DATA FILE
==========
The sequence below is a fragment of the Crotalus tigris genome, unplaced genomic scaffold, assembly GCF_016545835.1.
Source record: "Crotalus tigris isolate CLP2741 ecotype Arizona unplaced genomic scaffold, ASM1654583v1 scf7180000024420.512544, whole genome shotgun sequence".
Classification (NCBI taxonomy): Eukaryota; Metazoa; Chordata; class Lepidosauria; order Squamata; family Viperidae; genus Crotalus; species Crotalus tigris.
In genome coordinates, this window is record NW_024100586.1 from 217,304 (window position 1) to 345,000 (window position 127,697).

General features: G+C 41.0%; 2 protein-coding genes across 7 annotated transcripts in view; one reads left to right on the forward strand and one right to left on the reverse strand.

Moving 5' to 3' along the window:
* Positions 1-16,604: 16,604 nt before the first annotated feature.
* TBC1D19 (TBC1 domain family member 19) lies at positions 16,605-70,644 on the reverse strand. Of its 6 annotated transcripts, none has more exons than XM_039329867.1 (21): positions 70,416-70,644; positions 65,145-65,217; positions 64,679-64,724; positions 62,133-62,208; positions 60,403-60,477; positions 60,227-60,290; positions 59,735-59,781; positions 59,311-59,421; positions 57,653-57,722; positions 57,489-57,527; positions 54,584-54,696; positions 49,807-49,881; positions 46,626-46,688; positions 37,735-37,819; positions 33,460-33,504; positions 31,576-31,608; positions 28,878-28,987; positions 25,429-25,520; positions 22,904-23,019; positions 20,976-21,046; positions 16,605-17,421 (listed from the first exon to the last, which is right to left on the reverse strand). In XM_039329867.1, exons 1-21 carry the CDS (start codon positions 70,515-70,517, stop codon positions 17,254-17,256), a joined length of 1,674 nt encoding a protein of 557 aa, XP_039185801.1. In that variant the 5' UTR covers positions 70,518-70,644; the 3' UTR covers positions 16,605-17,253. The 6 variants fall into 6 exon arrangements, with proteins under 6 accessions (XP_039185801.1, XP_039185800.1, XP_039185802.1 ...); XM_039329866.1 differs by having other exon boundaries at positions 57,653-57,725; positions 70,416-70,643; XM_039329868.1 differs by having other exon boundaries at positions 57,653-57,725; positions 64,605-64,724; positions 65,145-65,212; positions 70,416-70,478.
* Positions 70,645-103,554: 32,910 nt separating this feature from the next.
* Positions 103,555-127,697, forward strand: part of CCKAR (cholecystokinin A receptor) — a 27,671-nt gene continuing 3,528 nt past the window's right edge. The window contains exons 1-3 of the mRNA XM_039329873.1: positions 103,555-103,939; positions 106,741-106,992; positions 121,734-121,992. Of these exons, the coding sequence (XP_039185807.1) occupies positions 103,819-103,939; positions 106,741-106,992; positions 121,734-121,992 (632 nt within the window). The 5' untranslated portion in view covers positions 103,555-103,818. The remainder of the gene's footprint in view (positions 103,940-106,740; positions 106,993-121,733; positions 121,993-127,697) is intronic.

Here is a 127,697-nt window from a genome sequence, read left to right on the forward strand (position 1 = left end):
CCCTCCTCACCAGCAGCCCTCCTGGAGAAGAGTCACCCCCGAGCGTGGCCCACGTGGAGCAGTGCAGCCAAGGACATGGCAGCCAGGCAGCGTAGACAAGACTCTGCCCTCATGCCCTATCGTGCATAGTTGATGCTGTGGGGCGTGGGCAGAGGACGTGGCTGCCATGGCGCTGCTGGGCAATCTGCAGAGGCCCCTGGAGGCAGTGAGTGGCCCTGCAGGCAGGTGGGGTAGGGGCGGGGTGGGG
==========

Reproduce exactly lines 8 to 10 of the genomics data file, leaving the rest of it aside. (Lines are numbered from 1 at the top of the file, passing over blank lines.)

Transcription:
* TBC1D19 (TBC1 domain family member 19) lies at positions 16,605-70,644 on the reverse strand. Of its 6 annotated transcripts, none has more exons than XM_039329867.1 (21): positions 70,416-70,644; positions 65,145-65,217; positions 64,679-64,724; positions 62,133-62,208; positions 60,403-60,477; positions 60,227-60,290; positions 59,735-59,781; positions 59,311-59,421; positions 57,653-57,722; positions 57,489-57,527; positions 54,584-54,696; positions 49,807-49,881; positions 46,626-46,688; positions 37,735-37,819; positions 33,460-33,504; positions 31,576-31,608; positions 28,878-28,987; positions 25,429-25,520; positions 22,904-23,019; positions 20,976-21,046; positions 16,605-17,421 (listed from the first exon to the last, which is right to left on the reverse strand). In XM_039329867.1, exons 1-21 carry the CDS (start codon positions 70,515-70,517, stop codon positions 17,254-17,256), a joined length of 1,674 nt encoding a protein of 557 aa, XP_039185801.1. In that variant the 5' UTR covers positions 70,518-70,644; the 3' UTR covers positions 16,605-17,253. The 6 variants fall into 6 exon arrangements, with proteins under 6 accessions (XP_039185801.1, XP_039185800.1, XP_039185802.1 ...); XM_039329866.1 differs by having other exon boundaries at positions 57,653-57,725; positions 70,416-70,643; XM_039329868.1 differs by having other exon boundaries at positions 57,653-57,725; positions 64,605-64,724; positions 65,145-65,212; positions 70,416-70,478.
* Positions 70,645-103,554: 32,910 nt separating this feature from the next.
* Positions 103,555-127,697, forward strand: part of CCKAR (cholecystokinin A receptor) — a 27,671-nt gene continuing 3,528 nt past the window's right edge. The window contains exons 1-3 of the mRNA XM_039329873.1: positions 103,555-103,939; positions 106,741-106,992; positions 121,734-121,992. Of these exons, the coding sequence (XP_039185807.1) occupies positions 103,819-103,939; positions 106,741-106,992; positions 121,734-121,992 (632 nt within the window). The 5' untranslated portion in view covers positions 103,555-103,818. The remainder of the gene's footprint in view (positions 103,940-106,740; positions 106,993-121,733; positions 121,993-127,697) is intronic.